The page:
A Sudanese refugee raped a 16-year-old girl four times then forced the girl's friend to rape her three times
The court also heard that Hakeem Hakeem took amphetamines for the first time before raping and bashing a 63-year-old woman in her home the day after raping the teenager.
Hakeem went on a sex-crime spree just a month after arriving in Australia and then told a church worker he thought he was an evil person for what he had done, the Victorian Supreme Court in Melbourne court was told.
Hakeem, 21, formerly of Dandenong, arrived in Australia with his family on February 9 last year.
On March 10, Hakeem and another man raped a 16-year-old girl at a scout hall in Dandenong, southeast of Melbourne.
The following day, Hakeem raped and bashed a 63-year-old woman in her Dandenong home, leaving her with fractured eye sockets, a fractured nose and wounds to her back and arm.
Prosecutor Michele Williams said Hakeem choked the elderly woman and slashed her throat twice.
“She thought she was going to die,” Ms Williams said.
“After he had slashed her throat with the knife she begged to be taken to hospital and gave the prisoner $100.”
In Dandenong the next day, Hakeem raped a 16-year-old girl four times and forced the victim's 16-year-old friend to rape her three times.
He threatened both teenagers with a razor blade and scissors, and cut their hair so he could take a sample with him.
Last month, a jury found Hakeem guilty of one count of each of rape and false imprisonment in relation to the March 10 attack.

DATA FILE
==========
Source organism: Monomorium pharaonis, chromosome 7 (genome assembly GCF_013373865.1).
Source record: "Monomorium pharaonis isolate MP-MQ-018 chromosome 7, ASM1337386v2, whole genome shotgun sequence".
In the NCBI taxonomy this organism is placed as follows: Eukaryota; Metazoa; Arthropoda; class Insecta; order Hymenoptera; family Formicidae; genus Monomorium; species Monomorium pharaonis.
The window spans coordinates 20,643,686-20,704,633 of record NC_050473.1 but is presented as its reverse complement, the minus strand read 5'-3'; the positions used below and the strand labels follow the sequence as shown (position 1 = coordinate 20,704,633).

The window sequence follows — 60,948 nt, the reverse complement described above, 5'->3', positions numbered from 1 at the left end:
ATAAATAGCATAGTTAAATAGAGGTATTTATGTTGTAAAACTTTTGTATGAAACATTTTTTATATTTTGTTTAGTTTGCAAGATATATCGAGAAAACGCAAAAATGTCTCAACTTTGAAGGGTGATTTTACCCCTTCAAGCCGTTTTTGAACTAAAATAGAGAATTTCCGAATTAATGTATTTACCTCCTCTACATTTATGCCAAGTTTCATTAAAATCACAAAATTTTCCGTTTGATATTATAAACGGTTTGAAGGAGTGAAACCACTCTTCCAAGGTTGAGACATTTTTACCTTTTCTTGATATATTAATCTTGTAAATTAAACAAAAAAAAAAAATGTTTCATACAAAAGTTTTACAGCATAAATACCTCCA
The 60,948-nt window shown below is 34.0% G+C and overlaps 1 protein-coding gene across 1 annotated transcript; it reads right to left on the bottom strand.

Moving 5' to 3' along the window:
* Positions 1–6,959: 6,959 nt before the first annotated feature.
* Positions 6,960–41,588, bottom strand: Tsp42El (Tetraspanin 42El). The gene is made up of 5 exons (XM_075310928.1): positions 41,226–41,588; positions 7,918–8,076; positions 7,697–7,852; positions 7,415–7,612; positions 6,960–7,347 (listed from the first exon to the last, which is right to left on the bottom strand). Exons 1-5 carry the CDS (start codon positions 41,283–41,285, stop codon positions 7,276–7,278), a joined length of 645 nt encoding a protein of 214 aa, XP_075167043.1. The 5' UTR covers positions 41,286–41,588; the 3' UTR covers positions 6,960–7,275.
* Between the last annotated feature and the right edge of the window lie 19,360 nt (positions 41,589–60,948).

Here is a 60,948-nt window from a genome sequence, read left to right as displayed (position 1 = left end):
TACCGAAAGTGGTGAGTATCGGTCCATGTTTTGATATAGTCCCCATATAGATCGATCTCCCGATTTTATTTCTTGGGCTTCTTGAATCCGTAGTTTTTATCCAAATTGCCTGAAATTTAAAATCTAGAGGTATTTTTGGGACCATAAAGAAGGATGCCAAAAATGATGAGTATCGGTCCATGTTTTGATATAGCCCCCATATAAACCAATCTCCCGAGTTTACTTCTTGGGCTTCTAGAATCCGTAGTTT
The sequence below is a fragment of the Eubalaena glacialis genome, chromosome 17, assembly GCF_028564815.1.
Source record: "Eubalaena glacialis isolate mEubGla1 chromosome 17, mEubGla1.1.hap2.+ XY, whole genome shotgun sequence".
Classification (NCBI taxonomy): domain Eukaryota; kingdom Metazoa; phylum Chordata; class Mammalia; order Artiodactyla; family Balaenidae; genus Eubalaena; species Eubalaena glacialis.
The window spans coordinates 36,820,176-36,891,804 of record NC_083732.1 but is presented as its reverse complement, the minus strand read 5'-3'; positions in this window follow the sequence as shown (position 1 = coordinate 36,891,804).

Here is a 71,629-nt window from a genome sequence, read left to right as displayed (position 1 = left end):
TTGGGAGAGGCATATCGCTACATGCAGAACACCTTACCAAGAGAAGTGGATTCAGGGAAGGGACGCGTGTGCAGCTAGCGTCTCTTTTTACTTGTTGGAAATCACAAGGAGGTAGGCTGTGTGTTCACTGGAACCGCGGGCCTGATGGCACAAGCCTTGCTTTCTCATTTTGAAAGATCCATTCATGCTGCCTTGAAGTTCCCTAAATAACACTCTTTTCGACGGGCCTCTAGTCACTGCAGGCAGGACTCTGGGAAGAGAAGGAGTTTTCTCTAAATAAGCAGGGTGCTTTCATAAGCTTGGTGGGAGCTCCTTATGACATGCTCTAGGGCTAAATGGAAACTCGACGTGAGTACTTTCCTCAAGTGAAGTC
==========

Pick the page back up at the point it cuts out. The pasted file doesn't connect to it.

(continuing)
He pleaded guilty to a range of offences relating to the other two attacks, including rape and intentionally causing injury.
Today, Hakeem's lawyer, Greg Connellan, said Hakeem told Sister Mary O'Shannassy from the Catholic Prison Ministry that he was an “evil person”.
“My world is dark, I did a terrible thing, I never feel happy,” Hakeem told her.
“What I did I will carry all my life with me.
“To say sorry is not enough.”
Mr Connellan said that as a child Hakeem witnessed his grandfather's slaughter in southern Sudan.
After Hakeem's family fled the civil war in Sudan for Egypt in 1999, they were the victims of discrimination and violence, the court heard.
Mr Connellan said Hakeem had asked him whether he would be executed by electric chair.
“He is a man who has had a very difficult life,” Mr Connellan said.
“He has been subjected to violence that most of us will fortunately never come across.”
Mr Connellan said his client's crimes were not premeditated and he had taken amphetamines for the first time before the attack on the elderly woman.
He said at the time of his offences Hakeem was depressed about his girlfriend and one-year-old daughter not being able to come to Australia.
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